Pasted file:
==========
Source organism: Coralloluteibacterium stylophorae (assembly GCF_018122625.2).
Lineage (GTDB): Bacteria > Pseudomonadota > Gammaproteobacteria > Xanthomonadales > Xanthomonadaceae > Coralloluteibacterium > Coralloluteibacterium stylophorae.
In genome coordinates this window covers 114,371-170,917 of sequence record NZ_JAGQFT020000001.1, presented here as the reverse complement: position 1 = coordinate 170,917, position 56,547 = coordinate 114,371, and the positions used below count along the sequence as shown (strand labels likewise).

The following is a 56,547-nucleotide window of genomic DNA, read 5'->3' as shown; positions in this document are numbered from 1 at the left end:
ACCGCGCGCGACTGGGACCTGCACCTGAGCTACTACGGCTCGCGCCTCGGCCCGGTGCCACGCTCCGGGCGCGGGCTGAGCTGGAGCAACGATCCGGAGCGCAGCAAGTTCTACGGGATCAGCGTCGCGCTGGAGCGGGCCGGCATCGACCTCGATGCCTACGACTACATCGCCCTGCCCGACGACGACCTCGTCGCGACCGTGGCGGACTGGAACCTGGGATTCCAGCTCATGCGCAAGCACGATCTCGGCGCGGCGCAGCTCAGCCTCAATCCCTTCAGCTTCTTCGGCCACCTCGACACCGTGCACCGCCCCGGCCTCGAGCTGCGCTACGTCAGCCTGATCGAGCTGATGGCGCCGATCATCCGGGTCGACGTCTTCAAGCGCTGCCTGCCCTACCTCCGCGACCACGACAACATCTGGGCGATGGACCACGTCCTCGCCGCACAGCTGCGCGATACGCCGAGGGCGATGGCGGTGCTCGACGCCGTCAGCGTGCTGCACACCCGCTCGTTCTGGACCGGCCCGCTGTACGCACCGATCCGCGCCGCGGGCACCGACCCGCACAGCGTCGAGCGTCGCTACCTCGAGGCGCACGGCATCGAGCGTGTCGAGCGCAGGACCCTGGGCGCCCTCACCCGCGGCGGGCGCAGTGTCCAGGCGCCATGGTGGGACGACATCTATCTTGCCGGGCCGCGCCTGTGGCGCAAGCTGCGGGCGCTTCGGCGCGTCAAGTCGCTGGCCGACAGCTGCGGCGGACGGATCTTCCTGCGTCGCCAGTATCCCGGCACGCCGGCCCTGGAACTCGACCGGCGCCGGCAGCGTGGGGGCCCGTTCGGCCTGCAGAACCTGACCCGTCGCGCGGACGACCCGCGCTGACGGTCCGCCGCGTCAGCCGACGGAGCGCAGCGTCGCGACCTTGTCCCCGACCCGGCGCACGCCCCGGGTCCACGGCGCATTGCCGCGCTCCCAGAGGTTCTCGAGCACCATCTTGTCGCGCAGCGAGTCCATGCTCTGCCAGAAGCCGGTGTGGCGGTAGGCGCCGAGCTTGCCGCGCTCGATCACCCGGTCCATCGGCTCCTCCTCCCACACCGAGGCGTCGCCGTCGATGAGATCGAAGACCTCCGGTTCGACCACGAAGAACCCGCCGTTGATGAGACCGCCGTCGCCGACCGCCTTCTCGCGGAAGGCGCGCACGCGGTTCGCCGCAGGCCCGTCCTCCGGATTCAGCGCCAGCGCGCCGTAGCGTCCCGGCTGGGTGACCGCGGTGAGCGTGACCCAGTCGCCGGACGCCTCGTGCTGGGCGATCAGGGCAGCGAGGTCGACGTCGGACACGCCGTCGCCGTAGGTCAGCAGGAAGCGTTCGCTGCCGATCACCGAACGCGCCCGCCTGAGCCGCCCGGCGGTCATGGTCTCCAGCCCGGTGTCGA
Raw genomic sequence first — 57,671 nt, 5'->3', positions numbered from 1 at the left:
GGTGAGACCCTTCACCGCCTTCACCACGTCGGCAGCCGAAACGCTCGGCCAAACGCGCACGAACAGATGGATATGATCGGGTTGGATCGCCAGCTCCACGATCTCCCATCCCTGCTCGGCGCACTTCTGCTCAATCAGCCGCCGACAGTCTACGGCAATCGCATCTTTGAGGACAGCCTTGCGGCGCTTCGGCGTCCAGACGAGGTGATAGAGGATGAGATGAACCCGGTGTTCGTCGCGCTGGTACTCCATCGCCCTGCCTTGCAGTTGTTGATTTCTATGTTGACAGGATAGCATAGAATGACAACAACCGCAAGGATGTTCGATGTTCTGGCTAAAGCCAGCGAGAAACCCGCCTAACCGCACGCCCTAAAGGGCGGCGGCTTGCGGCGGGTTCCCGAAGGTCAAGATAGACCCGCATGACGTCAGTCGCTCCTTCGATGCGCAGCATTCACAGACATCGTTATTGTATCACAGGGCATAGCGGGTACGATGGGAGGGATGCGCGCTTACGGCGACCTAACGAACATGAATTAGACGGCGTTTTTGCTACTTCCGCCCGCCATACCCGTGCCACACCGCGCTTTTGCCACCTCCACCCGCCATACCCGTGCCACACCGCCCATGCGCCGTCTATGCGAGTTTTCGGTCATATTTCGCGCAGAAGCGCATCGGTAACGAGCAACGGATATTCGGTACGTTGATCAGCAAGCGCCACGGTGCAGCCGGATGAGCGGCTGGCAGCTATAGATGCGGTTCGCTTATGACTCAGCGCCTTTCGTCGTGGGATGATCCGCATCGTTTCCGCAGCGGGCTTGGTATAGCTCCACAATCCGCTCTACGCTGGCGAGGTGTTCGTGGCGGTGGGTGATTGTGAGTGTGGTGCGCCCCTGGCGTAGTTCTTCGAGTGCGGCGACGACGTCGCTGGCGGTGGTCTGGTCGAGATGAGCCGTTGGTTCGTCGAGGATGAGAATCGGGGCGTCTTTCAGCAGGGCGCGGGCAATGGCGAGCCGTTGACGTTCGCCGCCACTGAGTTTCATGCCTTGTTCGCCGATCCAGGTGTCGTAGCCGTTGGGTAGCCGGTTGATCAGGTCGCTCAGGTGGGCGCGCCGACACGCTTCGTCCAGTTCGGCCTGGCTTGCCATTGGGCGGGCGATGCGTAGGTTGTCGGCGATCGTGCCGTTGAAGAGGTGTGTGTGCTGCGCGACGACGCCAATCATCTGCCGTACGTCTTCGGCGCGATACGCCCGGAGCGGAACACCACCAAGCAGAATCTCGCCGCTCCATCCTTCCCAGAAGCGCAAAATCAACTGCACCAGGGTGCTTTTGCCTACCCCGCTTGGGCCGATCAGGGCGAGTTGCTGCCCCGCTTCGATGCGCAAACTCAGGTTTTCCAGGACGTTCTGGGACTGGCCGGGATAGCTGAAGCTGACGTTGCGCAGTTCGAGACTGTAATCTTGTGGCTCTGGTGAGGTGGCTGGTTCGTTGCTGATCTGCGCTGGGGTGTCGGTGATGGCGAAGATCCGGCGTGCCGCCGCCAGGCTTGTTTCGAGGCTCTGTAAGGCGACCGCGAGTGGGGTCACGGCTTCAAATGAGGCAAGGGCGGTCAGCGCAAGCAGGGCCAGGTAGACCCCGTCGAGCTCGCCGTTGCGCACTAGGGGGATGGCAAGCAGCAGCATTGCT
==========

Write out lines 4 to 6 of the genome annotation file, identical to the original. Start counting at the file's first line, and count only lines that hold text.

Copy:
The following is a 56,547-nucleotide window of genomic DNA, read 5'->3' as shown; positions in this document are numbered from 1 at the left end:
ACCGCGCGCGACTGGGACCTGCACCTGAGCTACTACGGCTCGCGCCTCGGCCCGGTGCCACGCTCCGGGCGCGGGCTGAGCTGGAGCAACGATCCGGAGCGCAGCAAGTTCTACGGGATCAGCGTCGCGCTGGAGCGGGCCGGCATCGACCTCGATGCCTACGACTACATCGCCCTGCCCGACGACGACCTCGTCGCGACCGTGGCGGACTGGAACCTGGGATTCCAGCTCATGCGCAAGCACGATCTCGGCGCGGCGCAGCTCAGCCTCAATCCCTTCAGCTTCTTCGGCCACCTCGACACCGTGCACCGCCCCGGCCTCGAGCTGCGCTACGTCAGCCTGATCGAGCTGATGGCGCCGATCATCCGGGTCGACGTCTTCAAGCGCTGCCTGCCCTACCTCCGCGACCACGACAACATCTGGGCGATGGACCACGTCCTCGCCGCACAGCTGCGCGATACGCCGAGGGCGATGGCGGTGCTCGACGCCGTCAGCGTGCTGCACACCCGCTCGTTCTGGACCGGCCCGCTGTACGCACCGATCCGCGCCGCGGGCACCGACCCGCACAGCGTCGAGCGTCGCTACCTCGAGGCGCACGGCATCGAGCGTGTCGAGCGCAGGACCCTGGGCGCCCTCACCCGCGGCGGGCGCAGTGTCCAGGCGCCATGGTGGGACGACATCTATCTTGCCGGGCCGCGCCTGTGGCGCAAGCTGCGGGCGCTTCGGCGCGTCAAGTCGCTGGCCGACAGCTGCGGCGGACGGATCTTCCTGCGTCGCCAGTATCCCGGCACGCCGGCCCTGGAACTCGACCGGCGCCGGCAGCGTGGGGGCCCGTTCGGCCTGCAGAACCTGACCCGTCGCGCGGACGACCCGCGCTGACGGTCCGCCGCGTCAGCCGACGGAGCGCAGCGTCGCGACCTTGTCCCCGACCCGGCGCACGCCCCGGGTCCACGGCGCATTGCCGCGCTCCCAGAGGTTCTCGAGCACCATCTTGTCGCGCAGCGAGTCCATGCTCTGCCAGAAGCCGGTGTGGCGGTAGGCGCCGAGCTTGCCGCGCTCGATCACCCGGTCCATCGGCTCCTCCTCCCACACCGAGGCGTCGCCGTCGATGAGATCGAAGACCTCCGGTTCGACCACGAAGAACCCGCCGTTGATGAGACCGCCGTCGCCGACCGCCTTCTCGCGGAAGGCGCGCACGCGGTTCGCCGCAGGCCCGTCCTCCGGATTCAGCGCCAGCGCGCCGTAGCGTCCCGGCTGGGTGACCGCGGTGAGCGTGACCCAGTCGCCGGACGCCTCGTGCTGGGCGATCAGGGCAGCGAGGTCGACGTCGGACACGCCGTCGCCGTAGGTCAGCAGGAAGCGTTCGCTGCCGATCACCGAACGCGCCCGCCTGAGCCGCCCGGCGGTCATGGTCTCCAGCCCGGTGTCGA
Raw genomic sequence first — 57,671 nt, 5'->3', positions numbered from 1 at the left: